Blood test predicts future breast cancer risk
A blood test can predict the chances of a woman developing breast cancer within next two to five years with a sensitivity of 80 per cent, scientists say.
The blood test could create an example shift in early diagnosis of breast cancer as well as other diseases, researchers said.
Rasmus Bro, a professor of chemometrics at the Department of Food Science in University of Copenhagen said, “The method is better than mammography, which can only be used when the disease has already took place. It is not perfect, but it is truly amazing that we can foresee breast cancer years into the future.”
A metabolic blood description describes the amounts of all compounds in our blood.
The scientists measured participants’ metabolic blood profiles for the study.
When someone is in a pre-cancer state, the pattern for how certain metabolites are processed probably changes, researchers said.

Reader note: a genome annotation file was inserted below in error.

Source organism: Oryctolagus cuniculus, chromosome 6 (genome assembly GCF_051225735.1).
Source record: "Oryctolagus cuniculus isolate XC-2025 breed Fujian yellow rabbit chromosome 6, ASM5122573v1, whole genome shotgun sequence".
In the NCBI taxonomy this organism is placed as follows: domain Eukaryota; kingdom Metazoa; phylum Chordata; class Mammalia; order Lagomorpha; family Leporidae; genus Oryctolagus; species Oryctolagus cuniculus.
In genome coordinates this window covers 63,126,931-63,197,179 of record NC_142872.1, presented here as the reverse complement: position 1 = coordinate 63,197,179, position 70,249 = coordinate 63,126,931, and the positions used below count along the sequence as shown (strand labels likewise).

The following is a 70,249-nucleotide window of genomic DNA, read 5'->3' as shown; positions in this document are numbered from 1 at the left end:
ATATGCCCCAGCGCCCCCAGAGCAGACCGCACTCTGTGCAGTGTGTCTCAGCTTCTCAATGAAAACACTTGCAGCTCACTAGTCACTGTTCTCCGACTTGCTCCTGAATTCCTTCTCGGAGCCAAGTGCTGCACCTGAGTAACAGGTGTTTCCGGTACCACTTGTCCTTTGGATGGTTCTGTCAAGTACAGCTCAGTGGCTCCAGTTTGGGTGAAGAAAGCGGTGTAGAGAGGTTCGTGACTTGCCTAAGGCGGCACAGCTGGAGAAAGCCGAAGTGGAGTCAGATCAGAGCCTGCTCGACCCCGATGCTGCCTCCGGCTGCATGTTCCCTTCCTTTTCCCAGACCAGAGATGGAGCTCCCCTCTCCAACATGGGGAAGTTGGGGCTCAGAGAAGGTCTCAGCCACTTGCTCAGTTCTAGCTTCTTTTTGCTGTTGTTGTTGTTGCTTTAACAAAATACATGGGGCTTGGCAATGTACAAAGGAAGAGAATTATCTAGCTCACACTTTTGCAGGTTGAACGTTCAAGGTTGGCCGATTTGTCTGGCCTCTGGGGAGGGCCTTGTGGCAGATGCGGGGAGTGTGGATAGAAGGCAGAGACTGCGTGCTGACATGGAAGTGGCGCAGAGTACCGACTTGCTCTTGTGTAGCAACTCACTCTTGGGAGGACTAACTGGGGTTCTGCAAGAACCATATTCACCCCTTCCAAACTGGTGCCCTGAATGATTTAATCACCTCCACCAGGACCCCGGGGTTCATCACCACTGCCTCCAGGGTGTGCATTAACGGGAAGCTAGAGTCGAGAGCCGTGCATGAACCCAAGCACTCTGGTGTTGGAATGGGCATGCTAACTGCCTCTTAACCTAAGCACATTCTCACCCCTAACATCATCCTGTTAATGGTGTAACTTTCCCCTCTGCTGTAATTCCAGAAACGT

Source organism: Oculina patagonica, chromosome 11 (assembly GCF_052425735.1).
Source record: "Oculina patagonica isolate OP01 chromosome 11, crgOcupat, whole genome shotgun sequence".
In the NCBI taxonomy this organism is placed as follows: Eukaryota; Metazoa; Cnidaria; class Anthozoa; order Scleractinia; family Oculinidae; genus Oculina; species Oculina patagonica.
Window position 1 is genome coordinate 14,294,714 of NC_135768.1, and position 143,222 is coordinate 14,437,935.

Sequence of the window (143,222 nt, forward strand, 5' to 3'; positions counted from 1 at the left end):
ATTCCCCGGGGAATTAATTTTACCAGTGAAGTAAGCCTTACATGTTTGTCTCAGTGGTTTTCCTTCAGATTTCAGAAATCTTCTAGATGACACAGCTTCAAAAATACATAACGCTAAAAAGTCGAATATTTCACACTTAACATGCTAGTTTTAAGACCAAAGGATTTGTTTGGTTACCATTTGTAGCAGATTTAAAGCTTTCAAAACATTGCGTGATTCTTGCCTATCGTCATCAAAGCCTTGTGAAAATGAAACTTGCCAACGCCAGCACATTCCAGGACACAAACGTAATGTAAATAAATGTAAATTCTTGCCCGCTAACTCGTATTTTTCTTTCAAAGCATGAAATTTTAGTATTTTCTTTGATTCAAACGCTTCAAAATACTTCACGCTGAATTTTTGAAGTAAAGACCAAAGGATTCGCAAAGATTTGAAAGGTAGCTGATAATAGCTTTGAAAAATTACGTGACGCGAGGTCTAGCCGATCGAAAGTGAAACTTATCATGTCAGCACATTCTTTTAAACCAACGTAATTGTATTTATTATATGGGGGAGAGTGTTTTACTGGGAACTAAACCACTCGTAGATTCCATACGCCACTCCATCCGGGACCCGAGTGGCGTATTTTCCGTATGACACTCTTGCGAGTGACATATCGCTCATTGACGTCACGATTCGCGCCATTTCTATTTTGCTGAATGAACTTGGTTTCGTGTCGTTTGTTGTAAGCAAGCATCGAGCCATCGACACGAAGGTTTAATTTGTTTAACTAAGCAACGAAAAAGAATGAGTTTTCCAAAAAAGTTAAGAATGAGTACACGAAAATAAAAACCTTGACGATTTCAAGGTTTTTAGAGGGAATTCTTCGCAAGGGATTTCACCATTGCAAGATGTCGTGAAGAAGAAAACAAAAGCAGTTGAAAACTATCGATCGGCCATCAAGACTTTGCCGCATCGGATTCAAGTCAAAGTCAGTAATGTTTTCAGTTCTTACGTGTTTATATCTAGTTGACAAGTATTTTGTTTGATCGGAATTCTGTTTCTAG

The scientists used the 20-year-old blood samples and other available data from 400 women who were healthy when they were first tested but who were diagnosed with breast cancer two to seven years after providing the first sample, and from 400 women who did not develop breast cancer.
The method was also used to test a different dataset of women examined in 1997. Predictions based on the new set of data matched the first dataset, which indicates the validity of the model, researchers said.